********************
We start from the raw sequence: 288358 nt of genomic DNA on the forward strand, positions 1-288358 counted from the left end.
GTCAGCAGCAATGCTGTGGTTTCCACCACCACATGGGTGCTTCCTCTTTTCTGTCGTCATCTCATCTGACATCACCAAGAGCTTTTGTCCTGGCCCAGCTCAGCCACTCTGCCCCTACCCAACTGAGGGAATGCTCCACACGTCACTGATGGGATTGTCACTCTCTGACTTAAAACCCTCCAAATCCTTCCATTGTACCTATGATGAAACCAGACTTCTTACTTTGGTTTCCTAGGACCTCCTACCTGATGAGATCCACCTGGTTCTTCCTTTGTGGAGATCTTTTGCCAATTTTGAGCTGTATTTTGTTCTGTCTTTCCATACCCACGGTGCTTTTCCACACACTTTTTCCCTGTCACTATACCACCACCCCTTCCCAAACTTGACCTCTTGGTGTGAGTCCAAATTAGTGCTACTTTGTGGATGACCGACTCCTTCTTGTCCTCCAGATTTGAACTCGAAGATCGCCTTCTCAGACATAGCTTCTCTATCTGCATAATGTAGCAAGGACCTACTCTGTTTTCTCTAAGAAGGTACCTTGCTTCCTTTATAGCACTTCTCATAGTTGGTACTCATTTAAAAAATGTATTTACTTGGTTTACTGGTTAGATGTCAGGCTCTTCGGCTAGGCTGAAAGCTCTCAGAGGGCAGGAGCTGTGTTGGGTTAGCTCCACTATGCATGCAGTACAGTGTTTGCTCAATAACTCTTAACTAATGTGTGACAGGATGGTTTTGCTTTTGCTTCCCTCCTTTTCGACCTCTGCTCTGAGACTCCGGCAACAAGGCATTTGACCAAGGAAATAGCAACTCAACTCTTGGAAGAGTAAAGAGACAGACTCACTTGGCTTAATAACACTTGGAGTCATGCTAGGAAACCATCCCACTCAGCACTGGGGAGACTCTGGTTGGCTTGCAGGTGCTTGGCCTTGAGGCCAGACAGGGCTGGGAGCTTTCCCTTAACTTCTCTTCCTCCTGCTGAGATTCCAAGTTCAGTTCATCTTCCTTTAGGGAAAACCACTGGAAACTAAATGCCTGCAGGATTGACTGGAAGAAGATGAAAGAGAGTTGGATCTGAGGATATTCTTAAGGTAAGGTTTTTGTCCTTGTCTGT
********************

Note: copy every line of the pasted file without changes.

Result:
We start from the raw sequence: 288358 nt of genomic DNA on the forward strand, positions 1-288358 counted from the left end.
GTCAGCAGCAATGCTGTGGTTTCCACCACCACATGGGTGCTTCCTCTTTTCTGTCGTCATCTCATCTGACATCACCAAGAGCTTTTGTCCTGGCCCAGCTCAGCCACTCTGCCCCTACCCAACTGAGGGAATGCTCCACACGTCACTGATGGGATTGTCACTCTCTGACTTAAAACCCTCCAAATCCTTCCATTGTACCTATGATGAAACCAGACTTCTTACTTTGGTTTCCTAGGACCTCCTACCTGATGAGATCCACCTGGTTCTTCCTTTGTGGAGATCTTTTGCCAATTTTGAGCTGTATTTTGTTCTGTCTTTCCATACCCACGGTGCTTTTCCACACACTTTTTCCCTGTCACTATACCACCACCCCTTCCCAAACTTGACCTCTTGGTGTGAGTCCAAATTAGTGCTACTTTGTGGATGACCGACTCCTTCTTGTCCTCCAGATTTGAACTCGAAGATCGCCTTCTCAGACATAGCTTCTCTATCTGCATAATGTAGCAAGGACCTACTCTGTTTTCTCTAAGAAGGTACCTTGCTTCCTTTATAGCACTTCTCATAGTTGGTACTCATTTAAAAAATGTATTTACTTGGTTTACTGGTTAGATGTCAGGCTCTTCGGCTAGGCTGAAAGCTCTCAGAGGGCAGGAGCTGTGTTGGGTTAGCTCCACTATGCATGCAGTACAGTGTTTGCTCAATAACTCTTAACTAATGTGTGACAGGATGGTTTTGCTTTTGCTTCCCTCCTTTTCGACCTCTGCTCTGAGACTCCGGCAACAAGGCATTTGACCAAGGAAATAGCAACTCAACTCTTGGAAGAGTAAAGAGACAGACTCACTTGGCTTAATAACACTTGGAGTCATGCTAGGAAACCATCCCACTCAGCACTGGGGAGACTCTGGTTGGCTTGCAGGTGCTTGGCCTTGAGGCCAGACAGGGCTGGGAGCTTTCCCTTAACTTCTCTTCCTCCTGCTGAGATTCCAAGTTCAGTTCATCTTCCTTTAGGGAAAACCACTGGAAACTAAATGCCTGCAGGATTGACTGGAAGAAGATGAAAGAGAGTTGGATCTGAGGATATTCTTAAGGTAAGGTTTTTGTCCTTGTCTGT